That’s a trick question—there is no age when exercise isn’t important. Just because someone is elderly doesn’t mean they’re exempt from exercise!
It does mean the exercise needs to be modified to match ability level and possible injuries or conditions such as arthritis. What qualifies as exercise also shifts as someone ages. When someone is young, it may take a jog or run to get their heart rate up, whereas an elderly senior may increase their heartrate just by walking. The important thing is to increase the heart rate and to get the blood and oxygen flowing.
Sadly, many seniors lead highly sedentary lives. All too often, the lazy boy recliner becomes the centre of seniors’ worlds. They settle into the recliner first thing in the morning and watch television for a significant part of the day. They nap in the chair…they may even sleep in the chair all night as a surprising number of seniors tend to do.
The most activity they get is a few steps to the washroom and back. Even then, I’ve met many seniors who intentionally limit their fluid intake to reduce the number of washroom trips required! Going to the washroom may be the only activity they’re getting, and even then they’re limiting that.
A senior who has become accustomed to such a sedentary lifestyle will need to reintroduce activity gradually. Compared to their currently sedentary day, it does not take much effort to suddenly double activity levels! Simply getting up and out of their chair becomes a form of activity that cannot be taken for granted.
If you’re visiting someone who tends to be overly sedentary, encourage as much movement and activity as possible.
As a precaution, you might avoid suggesting “exercise”. Calling it “exercise” may be a barrier to some elderly people. If they don’t have the same context as you do for prioritizing fitness and exercise, they may not be inclined to want to “exercise”.
Instead, integrate basic activity into your visit. Suggest sitting at the kitchen table together for a bit. Ask them to show you around. Step outside into the backyard. While it may not qualify as exercise for you, it is most definitely an increase in activity for them. Be mindful to not push too hard too quickly, but continually suggest more and more activity—and increasing lengths of time out of the lazy boy chair.
When you’re in the kitchen together, ask them to reach items out of the cupboard. Bending, stretching, reaching are all basic movements that are necessary to maintaining a range of motion. Ask for help folding laundry and putting it away. The “excuses” you use to call your loved one into another room, or get them up and out of their chair are only limited by your imagination.
Before you know it, you might start getting a little devious in the creative ways you encourage more activity during your visit. The better you can disguise the increased activity as anything other than exercise, the more successful you’ll be!
Inclusion is a hot topic and a very important one for our elderly population. It emphasizes the importance of inviting the active participation of all citizens, including our elderly population, into our social fabric.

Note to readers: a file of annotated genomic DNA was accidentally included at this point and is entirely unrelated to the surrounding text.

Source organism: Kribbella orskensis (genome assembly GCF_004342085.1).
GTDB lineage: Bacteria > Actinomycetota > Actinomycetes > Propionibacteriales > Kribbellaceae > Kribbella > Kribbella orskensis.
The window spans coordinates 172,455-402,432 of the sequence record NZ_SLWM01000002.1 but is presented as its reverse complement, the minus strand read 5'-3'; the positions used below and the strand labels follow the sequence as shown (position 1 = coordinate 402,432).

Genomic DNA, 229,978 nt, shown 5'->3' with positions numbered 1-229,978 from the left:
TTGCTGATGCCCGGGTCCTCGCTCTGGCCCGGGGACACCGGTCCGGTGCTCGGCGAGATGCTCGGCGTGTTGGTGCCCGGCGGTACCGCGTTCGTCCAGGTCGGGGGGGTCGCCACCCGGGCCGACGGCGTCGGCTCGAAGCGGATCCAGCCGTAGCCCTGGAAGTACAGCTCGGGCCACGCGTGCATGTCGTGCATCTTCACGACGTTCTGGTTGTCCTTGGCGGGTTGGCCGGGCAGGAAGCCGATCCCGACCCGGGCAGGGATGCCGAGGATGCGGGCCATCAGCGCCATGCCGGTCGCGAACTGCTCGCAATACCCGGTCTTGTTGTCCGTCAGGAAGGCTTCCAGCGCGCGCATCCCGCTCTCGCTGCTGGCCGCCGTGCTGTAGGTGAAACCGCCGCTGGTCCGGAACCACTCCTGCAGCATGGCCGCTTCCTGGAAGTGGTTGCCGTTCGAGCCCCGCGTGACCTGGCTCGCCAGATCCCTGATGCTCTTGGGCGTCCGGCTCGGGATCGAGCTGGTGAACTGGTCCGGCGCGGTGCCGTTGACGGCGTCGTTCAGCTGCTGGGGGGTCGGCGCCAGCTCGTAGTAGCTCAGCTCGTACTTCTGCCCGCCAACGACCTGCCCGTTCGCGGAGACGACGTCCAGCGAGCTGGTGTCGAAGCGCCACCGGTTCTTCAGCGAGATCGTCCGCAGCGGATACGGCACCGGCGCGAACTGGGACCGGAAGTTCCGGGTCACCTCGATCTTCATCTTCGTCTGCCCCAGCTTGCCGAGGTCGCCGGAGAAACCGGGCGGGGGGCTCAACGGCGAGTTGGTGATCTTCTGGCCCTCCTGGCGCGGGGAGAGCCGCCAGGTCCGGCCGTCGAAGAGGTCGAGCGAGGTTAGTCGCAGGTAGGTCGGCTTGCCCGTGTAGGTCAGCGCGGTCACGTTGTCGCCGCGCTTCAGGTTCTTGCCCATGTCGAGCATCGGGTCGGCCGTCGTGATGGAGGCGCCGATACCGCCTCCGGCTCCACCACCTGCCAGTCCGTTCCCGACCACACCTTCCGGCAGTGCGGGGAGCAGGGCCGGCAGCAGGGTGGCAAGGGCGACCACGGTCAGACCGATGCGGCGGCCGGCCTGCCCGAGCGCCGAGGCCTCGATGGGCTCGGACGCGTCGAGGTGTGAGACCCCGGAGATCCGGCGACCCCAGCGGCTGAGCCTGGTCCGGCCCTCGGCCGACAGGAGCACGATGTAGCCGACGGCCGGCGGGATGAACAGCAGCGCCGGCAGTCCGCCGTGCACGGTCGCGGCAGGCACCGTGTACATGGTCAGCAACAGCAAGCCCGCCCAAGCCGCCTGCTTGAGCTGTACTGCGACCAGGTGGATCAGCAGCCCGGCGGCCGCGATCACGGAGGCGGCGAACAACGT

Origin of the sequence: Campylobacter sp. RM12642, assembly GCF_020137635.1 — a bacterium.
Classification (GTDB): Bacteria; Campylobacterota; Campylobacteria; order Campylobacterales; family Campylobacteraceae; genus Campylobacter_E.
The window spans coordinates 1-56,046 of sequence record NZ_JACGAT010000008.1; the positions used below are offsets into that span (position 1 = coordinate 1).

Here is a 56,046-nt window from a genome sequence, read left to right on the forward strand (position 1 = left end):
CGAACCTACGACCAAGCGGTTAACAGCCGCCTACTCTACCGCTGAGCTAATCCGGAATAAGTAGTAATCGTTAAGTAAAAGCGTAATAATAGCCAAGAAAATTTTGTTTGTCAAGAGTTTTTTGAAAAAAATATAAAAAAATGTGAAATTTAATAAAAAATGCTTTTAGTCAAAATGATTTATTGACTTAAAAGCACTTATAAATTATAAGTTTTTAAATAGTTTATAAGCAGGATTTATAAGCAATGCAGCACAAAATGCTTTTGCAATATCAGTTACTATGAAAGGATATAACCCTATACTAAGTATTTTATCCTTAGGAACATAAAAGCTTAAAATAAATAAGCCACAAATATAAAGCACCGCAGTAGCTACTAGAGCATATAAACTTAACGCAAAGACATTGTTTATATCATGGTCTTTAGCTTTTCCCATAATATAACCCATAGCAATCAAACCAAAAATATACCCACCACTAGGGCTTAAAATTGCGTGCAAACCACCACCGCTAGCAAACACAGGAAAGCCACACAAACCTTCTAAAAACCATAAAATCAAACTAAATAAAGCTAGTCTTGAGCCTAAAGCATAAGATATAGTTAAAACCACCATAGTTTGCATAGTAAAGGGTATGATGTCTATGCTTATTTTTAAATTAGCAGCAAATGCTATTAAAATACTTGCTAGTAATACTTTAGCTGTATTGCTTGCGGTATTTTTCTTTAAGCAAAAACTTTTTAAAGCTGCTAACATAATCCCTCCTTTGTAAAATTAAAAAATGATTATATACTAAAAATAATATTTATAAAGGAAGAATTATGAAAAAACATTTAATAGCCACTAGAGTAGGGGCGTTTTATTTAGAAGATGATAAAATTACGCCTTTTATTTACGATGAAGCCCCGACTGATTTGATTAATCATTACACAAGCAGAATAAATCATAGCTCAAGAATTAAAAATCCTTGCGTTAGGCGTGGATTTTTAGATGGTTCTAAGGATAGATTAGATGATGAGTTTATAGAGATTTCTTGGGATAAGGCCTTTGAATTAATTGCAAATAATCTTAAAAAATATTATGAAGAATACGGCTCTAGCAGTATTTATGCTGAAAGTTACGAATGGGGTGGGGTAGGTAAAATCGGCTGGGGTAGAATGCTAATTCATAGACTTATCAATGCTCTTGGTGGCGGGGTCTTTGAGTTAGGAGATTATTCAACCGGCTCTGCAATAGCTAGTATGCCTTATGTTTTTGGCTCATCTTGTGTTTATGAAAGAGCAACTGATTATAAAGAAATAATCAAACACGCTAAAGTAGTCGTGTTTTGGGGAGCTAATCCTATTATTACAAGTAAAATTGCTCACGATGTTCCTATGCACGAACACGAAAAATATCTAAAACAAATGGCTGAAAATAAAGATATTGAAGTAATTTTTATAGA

The Canadian Network for the Prevention of Elder Abuse (CNPEA) has reported that:
Being socially isolated is a common affliction among older adults. More than 30% of Canadian seniors are at risk of becoming socially isolated.
Isolation and loneliness are as bad for your health as smoking 15 cigarettes a day.
And, social isolation can put seniors at increased risk for elder abuse.
Inviting the elderly population into social spaces is the first step, the second next step is creating an age-friendly community.
What exactly is an age-friendly community?
Being age-friendly means that there are no barriers to accessing services in the community, regardless of age or ability. A city that is designed to include and be accessible for its elderly residents is automatically factoring in the needs of its younger population.
For example, if a community is accessible for someone using a walker or wheelchair, it is also accessible to a parent pushing a stroller. The examples that we think of quickly are usually about physical accommodation such as ramps, wider doorways, longer crosswalk signals, etc. These accessibility features are certainly important, but a truly age-friendly community is about far more than just physical accessibility.
Dr. John Lewis, professor at the University of Waterloo, points out that currently, one-quarter of Waterloo Region’s population is age 55 plus. That number is only going to increase in the next few decades. It is not acceptable that there are ageist prejudices towards 1/4 of our population! If we want to have a community that is inclusive to all members, it needs to be designed to suit those who are age 55 and older.
Age-friendly communities are about inclusion and a sense of belonging. It is about receiving the respect and dignity that all citizens deserve, regardless of ability or age.
Often, these issues relate directly to coping with ageism. Ageism is the stereotyping of and prejudices against someone because of their age. It might include automatically treating someone in a certain way, just because they appear to be a senior.